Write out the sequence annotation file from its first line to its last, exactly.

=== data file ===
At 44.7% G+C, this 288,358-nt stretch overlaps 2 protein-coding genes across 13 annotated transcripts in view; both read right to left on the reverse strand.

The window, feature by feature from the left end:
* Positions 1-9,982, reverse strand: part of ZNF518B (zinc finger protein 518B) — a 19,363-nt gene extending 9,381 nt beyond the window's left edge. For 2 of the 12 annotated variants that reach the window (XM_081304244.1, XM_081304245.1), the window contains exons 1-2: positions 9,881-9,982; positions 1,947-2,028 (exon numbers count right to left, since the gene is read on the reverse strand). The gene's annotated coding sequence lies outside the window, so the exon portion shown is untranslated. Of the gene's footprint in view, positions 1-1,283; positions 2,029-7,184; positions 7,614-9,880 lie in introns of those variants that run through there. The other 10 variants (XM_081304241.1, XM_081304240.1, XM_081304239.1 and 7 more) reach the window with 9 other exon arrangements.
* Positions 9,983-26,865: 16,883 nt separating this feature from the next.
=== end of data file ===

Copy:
At 44.7% G+C, this 288,358-nt stretch overlaps 2 protein-coding genes across 13 annotated transcripts in view; both read right to left on the reverse strand.

The window, feature by feature from the left end:
* Positions 1-9,982, reverse strand: part of ZNF518B (zinc finger protein 518B) — a 19,363-nt gene extending 9,381 nt beyond the window's left edge. For 2 of the 12 annotated variants that reach the window (XM_081304244.1, XM_081304245.1), the window contains exons 1-2: positions 9,881-9,982; positions 1,947-2,028 (exon numbers count right to left, since the gene is read on the reverse strand). The gene's annotated coding sequence lies outside the window, so the exon portion shown is untranslated. Of the gene's footprint in view, positions 1-1,283; positions 2,029-7,184; positions 7,614-9,880 lie in introns of those variants that run through there. The other 10 variants (XM_081304241.1, XM_081304240.1, XM_081304239.1 and 7 more) reach the window with 9 other exon arrangements.
* Positions 9,983-26,865: 16,883 nt separating this feature from the next.